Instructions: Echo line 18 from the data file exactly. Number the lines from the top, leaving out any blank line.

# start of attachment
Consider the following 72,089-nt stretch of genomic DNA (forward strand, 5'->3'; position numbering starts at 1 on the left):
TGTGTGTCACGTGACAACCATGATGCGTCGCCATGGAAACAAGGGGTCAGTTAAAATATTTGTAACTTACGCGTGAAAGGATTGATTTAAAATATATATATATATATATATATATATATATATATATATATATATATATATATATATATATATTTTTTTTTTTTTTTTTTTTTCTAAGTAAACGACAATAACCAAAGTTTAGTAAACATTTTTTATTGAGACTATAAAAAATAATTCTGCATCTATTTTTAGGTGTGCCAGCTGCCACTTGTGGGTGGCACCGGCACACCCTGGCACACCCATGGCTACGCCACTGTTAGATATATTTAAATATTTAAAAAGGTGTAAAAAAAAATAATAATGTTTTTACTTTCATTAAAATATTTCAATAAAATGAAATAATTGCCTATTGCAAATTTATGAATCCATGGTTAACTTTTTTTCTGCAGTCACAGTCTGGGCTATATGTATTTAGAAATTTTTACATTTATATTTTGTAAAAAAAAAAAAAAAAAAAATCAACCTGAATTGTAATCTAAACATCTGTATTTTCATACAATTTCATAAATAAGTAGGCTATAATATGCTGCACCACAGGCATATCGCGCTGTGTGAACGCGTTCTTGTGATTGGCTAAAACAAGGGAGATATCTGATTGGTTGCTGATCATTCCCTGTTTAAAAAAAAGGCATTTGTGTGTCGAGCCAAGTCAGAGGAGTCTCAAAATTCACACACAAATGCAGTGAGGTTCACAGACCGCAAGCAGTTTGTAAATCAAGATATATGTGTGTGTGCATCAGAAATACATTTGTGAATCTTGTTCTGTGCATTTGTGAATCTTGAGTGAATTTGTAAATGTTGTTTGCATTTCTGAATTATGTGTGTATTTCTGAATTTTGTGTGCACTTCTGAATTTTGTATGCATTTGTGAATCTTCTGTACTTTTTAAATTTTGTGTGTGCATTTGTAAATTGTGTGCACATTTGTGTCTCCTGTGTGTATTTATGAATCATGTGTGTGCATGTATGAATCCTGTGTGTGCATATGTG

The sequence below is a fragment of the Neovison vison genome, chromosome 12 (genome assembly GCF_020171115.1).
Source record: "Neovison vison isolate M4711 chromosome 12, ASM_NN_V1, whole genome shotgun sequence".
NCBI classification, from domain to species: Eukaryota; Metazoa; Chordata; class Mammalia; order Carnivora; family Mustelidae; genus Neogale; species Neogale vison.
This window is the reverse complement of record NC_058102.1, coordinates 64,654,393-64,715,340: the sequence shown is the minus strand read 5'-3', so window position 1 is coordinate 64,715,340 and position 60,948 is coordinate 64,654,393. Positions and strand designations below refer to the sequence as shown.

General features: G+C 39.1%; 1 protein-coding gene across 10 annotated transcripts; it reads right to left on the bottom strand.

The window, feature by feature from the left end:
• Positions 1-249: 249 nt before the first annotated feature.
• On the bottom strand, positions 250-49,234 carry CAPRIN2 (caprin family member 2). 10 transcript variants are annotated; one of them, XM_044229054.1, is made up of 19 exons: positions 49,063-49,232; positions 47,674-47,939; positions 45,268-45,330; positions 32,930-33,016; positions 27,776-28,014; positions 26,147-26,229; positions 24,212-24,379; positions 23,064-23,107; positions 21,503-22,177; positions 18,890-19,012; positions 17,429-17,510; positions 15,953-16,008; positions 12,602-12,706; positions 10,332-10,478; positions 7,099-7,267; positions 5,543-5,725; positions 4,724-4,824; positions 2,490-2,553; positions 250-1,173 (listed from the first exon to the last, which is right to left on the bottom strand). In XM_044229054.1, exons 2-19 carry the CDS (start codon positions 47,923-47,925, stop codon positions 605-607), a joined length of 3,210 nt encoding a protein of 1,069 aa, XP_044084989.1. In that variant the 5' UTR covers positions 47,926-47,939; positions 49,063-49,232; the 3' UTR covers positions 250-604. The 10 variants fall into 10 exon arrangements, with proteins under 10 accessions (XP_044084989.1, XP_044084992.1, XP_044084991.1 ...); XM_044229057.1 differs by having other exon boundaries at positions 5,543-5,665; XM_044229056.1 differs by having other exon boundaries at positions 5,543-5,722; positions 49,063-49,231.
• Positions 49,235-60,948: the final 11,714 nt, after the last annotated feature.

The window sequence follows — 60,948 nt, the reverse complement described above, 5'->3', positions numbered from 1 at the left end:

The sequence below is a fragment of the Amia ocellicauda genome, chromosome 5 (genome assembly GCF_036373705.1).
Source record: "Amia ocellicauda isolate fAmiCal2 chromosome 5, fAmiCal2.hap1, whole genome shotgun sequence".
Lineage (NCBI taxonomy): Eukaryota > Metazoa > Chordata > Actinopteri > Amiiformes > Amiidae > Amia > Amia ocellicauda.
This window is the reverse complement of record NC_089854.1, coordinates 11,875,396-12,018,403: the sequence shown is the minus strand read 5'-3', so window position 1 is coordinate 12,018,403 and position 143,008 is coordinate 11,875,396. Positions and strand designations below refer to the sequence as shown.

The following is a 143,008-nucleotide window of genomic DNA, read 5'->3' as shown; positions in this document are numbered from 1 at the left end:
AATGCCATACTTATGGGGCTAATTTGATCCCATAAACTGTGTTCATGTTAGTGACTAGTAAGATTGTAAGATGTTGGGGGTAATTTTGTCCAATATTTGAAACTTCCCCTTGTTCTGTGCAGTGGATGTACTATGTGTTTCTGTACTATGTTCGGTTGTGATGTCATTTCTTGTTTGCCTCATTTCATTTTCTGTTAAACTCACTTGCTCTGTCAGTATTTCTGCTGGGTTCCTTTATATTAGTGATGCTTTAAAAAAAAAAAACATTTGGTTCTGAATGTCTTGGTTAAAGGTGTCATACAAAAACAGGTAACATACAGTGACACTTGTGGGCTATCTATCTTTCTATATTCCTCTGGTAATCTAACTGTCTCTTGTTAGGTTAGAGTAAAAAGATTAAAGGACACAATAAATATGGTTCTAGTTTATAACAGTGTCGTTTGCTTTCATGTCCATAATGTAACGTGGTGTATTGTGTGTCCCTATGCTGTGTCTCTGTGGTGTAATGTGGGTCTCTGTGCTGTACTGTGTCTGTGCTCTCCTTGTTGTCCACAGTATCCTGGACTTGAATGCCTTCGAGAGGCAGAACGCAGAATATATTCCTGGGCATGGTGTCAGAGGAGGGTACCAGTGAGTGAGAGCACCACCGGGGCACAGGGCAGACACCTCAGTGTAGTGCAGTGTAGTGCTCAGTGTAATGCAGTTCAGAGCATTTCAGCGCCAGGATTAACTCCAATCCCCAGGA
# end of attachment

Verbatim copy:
AATGCCATACTTATGGGGCTAATTTGATCCCATAAACTGTGTTCATGTTAGTGACTAGTAAGATTGTAAGATGTTGGGGGTAATTTTGTCCAATATTTGAAACTTCCCCTTGTTCTGTGCAGTGGATGTACTATGTGTTTCTGTACTATGTTCGGTTGTGATGTCATTTCTTGTTTGCCTCATTTCATTTTCTGTTAAACTCACTTGCTCTGTCAGTATTTCTGCTGGGTTCCTTTATATTAGTGATGCTTTAAAAAAAAAAAACATTTGGTTCTGAATGTCTTGGTTAAAGGTGTCATACAAAAACAGGTAACATACAGTGACACTTGTGGGCTATCTATCTTTCTATATTCCTCTGGTAATCTAACTGTCTCTTGTTAGGTTAGAGTAAAAAGATTAAAGGACACAATAAATATGGTTCTAGTTTATAACAGTGTCGTTTGCTTTCATGTCCATAATGTAACGTGGTGTATTGTGTGTCCCTATGCTGTGTCTCTGTGGTGTAATGTGGGTCTCTGTGCTGTACTGTGTCTGTGCTCTCCTTGTTGTCCACAGTATCCTGGACTTGAATGCCTTCGAGAGGCAGAACGCAGAATATATTCCTGGGCATGGTGTCAGAGGAGGGTACCAGTGAGTGAGAGCACCACCGGGGCACAGGGCAGACACCTCAGTGTAGTGCAGTGTAGTGCTCAGTGTAATGCAGTTCAGAGCATTTCAGCGCCAGGATTAACTCCAATCCCCAGGA